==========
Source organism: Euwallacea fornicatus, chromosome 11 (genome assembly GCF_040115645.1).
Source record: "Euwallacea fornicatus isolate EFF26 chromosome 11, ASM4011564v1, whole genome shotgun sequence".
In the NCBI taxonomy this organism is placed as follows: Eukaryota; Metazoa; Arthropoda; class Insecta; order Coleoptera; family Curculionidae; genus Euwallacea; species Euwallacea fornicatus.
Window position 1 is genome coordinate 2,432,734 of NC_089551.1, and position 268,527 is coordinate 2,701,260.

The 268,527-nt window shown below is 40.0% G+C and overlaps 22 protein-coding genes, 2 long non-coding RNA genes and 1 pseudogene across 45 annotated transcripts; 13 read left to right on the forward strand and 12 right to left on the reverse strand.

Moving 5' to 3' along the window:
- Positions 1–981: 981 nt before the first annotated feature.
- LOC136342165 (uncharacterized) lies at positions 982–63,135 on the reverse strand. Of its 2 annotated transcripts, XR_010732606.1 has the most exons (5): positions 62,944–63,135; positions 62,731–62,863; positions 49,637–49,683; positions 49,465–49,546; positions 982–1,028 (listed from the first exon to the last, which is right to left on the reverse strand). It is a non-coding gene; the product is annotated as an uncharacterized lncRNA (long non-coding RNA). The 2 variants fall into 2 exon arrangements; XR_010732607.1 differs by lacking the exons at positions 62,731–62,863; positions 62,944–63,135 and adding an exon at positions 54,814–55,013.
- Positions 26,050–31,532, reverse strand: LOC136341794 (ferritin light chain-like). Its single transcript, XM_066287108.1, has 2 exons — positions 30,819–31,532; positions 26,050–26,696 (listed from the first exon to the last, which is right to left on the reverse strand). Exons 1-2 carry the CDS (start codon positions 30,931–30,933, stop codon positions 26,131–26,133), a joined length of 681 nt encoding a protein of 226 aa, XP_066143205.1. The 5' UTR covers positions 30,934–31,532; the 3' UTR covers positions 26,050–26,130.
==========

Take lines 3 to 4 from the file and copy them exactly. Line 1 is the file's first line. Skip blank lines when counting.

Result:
In the NCBI taxonomy this organism is placed as follows: Eukaryota; Metazoa; Arthropoda; class Insecta; order Coleoptera; family Curculionidae; genus Euwallacea; species Euwallacea fornicatus.
Window position 1 is genome coordinate 2,432,734 of NC_089551.1, and position 268,527 is coordinate 2,701,260.